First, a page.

Cells modulate the stability of mRNAs in response to endogenous or environmental signals to rapidly adjust steady-state abundance of mRNAs. These alterations in mRNA decay are mediated by cis-acting sequence motifs and cognate RBPs. In Arabidopsis it was estimated that 1% of the transcripts have a half-life of < 60 min, and that these highly unstable transcripts are often associated with the circadian timing system and the response to mechanical stimulation (Gutierrez et al., 2002). With respect to pathogen defense, early on destabilization of a transcript encoding the PvPRP1 (Phaseolus vulgaris proline-rich protein (1) cell wall protein in bean has been reported in response to the elicitor of Colletotrichum lindemuthianum (Zhang et al., 1993). The PvPRP1 3′ untranslated region (UTR) interacts with a 50 kDa protein that presumably has a role in mRNA destabilization, as its RNA-binding activity inversely correlates with PvPRP1 mRNA levels (Zhang & Mehdy, 1994).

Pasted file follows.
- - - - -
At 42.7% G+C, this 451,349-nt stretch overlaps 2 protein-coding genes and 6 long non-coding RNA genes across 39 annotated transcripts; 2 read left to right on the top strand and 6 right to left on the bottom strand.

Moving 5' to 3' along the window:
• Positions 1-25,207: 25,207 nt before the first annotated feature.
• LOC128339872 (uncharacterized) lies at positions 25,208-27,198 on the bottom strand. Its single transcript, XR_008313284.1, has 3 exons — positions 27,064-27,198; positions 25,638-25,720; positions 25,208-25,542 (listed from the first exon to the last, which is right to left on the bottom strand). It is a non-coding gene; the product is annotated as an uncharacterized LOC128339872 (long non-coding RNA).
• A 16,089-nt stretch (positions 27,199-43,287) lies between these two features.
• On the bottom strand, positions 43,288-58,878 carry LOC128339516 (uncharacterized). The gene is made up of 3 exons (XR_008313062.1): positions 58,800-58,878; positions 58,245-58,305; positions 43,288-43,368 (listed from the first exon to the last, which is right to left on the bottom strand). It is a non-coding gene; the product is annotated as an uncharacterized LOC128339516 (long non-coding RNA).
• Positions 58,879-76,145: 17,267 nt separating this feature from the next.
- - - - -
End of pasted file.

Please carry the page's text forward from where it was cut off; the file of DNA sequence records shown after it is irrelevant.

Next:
2. Nonsense-mediated decay (NMD)